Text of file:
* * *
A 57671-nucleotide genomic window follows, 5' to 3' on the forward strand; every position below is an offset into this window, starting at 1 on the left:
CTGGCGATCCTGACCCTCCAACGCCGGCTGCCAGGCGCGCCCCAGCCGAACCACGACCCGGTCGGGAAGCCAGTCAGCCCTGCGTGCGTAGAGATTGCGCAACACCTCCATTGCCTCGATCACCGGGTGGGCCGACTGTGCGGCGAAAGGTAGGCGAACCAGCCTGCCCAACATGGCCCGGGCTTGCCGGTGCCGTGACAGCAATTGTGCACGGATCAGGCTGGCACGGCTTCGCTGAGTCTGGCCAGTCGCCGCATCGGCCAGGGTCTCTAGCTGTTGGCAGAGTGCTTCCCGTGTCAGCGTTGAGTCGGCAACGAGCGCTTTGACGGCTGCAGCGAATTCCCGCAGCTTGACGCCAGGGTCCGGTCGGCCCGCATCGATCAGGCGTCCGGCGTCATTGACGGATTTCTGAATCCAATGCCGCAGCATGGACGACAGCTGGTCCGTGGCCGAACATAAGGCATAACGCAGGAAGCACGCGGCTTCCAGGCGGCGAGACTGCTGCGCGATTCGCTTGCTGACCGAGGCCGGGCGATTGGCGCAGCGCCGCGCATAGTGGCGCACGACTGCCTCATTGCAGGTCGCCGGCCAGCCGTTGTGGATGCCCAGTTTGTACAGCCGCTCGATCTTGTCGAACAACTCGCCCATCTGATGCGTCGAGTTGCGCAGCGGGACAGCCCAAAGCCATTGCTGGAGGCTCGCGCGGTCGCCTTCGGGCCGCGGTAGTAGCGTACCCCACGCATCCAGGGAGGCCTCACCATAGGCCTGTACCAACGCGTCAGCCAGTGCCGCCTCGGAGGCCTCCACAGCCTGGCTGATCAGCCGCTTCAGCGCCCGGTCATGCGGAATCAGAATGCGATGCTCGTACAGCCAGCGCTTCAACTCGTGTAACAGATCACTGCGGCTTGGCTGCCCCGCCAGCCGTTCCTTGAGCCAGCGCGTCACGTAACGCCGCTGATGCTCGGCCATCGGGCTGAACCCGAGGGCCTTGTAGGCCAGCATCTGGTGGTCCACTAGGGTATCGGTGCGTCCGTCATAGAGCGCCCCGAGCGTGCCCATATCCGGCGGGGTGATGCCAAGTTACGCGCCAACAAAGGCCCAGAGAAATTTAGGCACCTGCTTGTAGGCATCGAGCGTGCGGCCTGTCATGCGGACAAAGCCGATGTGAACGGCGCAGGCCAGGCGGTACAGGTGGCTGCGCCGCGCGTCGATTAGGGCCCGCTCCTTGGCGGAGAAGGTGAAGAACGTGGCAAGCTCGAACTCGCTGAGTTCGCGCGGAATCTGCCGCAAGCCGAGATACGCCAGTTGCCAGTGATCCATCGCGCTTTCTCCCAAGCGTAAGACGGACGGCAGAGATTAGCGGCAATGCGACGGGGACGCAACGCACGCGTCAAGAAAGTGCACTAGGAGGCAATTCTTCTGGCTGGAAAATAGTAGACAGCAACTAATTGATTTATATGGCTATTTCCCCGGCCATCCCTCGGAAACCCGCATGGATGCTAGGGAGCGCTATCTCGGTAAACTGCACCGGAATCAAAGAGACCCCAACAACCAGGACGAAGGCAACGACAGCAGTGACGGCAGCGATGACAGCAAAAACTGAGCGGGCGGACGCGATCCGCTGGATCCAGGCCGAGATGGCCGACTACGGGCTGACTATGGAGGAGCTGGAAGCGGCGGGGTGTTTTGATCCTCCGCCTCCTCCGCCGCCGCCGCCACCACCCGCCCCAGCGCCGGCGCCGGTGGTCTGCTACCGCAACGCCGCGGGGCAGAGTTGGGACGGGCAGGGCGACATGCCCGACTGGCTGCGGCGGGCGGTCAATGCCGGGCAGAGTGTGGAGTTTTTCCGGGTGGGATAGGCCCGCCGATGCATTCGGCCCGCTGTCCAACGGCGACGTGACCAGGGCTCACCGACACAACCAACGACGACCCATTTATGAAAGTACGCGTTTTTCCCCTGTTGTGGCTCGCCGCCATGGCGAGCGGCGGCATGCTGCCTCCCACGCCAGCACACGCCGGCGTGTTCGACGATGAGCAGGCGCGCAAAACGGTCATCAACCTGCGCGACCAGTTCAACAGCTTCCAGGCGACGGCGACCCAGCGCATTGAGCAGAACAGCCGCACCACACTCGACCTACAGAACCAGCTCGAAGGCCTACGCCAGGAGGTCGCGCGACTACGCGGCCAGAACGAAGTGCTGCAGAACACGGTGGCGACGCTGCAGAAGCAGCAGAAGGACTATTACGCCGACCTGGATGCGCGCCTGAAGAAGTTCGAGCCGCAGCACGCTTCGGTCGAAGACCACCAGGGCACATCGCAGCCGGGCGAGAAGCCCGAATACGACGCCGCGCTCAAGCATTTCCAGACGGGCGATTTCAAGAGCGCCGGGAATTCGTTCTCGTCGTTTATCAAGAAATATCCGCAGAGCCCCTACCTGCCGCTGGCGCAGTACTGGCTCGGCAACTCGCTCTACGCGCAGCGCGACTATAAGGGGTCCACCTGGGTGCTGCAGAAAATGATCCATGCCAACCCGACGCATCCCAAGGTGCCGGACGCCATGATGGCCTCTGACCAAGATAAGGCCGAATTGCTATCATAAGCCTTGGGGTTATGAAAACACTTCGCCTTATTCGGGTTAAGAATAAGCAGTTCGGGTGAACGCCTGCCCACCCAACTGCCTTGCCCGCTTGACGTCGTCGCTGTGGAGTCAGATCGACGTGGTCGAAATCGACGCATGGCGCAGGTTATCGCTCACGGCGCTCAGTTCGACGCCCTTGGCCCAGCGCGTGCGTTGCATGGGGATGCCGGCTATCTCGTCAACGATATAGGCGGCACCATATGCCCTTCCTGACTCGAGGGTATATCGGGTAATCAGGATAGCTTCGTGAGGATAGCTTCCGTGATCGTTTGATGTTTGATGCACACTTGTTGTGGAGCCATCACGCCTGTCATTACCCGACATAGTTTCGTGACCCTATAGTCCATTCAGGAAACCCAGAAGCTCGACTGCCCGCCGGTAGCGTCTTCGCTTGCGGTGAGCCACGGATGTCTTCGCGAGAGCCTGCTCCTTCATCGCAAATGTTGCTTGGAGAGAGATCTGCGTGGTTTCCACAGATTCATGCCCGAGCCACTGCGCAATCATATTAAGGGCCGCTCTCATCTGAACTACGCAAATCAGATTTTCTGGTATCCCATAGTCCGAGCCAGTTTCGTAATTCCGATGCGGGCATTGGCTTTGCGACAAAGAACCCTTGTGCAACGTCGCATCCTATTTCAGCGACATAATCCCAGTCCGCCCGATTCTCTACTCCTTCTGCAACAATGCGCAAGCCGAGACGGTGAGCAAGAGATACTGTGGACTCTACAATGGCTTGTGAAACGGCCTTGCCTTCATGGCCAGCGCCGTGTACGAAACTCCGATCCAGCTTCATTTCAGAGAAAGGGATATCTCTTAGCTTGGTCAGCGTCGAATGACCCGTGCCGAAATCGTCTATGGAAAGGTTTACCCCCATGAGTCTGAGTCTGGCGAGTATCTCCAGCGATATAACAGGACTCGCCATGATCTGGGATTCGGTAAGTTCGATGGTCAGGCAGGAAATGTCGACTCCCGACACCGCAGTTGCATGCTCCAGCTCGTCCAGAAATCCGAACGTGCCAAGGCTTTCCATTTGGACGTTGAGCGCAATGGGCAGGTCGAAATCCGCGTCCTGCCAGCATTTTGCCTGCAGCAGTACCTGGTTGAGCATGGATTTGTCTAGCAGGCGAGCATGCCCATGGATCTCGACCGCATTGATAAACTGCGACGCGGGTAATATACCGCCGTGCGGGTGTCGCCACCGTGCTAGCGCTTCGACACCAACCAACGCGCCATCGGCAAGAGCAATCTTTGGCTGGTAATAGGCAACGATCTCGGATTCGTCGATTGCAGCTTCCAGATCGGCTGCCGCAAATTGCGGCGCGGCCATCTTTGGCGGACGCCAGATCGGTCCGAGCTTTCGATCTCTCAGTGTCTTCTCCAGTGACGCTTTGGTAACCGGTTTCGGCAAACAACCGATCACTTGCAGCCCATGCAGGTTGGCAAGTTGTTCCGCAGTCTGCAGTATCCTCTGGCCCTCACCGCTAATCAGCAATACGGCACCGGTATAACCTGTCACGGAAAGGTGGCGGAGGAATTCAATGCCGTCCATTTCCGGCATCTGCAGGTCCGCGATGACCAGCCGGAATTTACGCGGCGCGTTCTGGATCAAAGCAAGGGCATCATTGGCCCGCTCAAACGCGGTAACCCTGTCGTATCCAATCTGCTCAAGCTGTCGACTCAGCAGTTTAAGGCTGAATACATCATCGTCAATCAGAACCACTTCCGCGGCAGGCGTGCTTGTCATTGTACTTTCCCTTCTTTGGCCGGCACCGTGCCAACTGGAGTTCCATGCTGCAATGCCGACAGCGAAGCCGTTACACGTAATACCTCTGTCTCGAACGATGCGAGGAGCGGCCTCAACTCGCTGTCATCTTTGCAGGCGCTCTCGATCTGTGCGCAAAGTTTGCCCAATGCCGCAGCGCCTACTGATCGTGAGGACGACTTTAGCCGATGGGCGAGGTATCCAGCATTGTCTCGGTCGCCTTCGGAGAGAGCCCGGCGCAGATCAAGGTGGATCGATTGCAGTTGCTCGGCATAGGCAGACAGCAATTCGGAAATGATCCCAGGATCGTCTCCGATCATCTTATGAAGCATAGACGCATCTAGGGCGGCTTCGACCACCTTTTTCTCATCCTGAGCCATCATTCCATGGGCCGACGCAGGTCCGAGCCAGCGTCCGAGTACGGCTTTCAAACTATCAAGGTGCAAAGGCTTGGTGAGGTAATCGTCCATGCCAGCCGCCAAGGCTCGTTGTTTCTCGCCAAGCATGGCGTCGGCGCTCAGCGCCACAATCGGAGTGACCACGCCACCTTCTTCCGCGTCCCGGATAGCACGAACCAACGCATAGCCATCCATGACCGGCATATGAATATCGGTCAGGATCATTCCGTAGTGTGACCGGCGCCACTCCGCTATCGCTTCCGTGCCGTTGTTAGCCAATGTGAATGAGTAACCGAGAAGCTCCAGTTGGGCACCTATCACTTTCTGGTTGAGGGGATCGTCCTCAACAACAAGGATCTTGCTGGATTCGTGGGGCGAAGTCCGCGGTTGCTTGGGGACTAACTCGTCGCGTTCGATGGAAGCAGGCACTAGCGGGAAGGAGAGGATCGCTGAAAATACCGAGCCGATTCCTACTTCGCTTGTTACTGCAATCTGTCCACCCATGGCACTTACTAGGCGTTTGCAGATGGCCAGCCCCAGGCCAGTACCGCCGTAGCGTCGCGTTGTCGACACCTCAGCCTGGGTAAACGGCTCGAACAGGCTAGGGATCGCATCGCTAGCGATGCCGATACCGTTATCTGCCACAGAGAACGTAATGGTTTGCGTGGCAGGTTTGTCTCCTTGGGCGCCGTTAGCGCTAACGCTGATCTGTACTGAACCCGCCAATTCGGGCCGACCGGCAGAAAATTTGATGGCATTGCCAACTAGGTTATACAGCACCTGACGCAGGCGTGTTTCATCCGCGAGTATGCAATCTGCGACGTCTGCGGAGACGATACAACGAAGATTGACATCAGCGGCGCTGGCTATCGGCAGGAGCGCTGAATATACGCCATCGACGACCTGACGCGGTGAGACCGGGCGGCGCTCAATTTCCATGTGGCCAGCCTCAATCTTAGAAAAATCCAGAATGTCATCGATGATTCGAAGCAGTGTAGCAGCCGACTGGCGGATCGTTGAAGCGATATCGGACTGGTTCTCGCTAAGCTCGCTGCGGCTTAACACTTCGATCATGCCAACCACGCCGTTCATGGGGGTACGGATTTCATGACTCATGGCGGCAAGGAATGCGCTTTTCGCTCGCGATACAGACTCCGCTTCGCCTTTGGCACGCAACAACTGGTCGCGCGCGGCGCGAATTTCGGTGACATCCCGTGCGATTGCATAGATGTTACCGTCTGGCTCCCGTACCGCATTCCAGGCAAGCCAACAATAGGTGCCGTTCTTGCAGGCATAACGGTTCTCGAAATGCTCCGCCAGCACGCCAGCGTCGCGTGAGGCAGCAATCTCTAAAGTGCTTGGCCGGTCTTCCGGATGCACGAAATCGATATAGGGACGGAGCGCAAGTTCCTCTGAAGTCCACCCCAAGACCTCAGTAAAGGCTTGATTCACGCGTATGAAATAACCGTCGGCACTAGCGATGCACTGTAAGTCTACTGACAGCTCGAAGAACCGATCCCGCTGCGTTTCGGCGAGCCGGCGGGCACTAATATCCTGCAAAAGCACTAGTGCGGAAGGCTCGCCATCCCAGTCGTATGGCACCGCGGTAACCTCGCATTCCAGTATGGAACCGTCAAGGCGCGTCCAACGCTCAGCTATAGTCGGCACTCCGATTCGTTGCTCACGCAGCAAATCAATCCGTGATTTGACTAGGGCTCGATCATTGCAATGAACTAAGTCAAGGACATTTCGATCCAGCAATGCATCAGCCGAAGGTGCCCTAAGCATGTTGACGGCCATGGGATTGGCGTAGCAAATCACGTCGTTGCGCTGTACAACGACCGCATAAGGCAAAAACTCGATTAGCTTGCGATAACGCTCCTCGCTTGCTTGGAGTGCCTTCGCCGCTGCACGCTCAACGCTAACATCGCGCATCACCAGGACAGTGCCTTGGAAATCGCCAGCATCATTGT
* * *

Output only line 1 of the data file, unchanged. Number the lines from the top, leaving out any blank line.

A 57671-nucleotide genomic window follows, 5' to 3' on the forward strand; every position below is an offset into this window, starting at 1 on the left: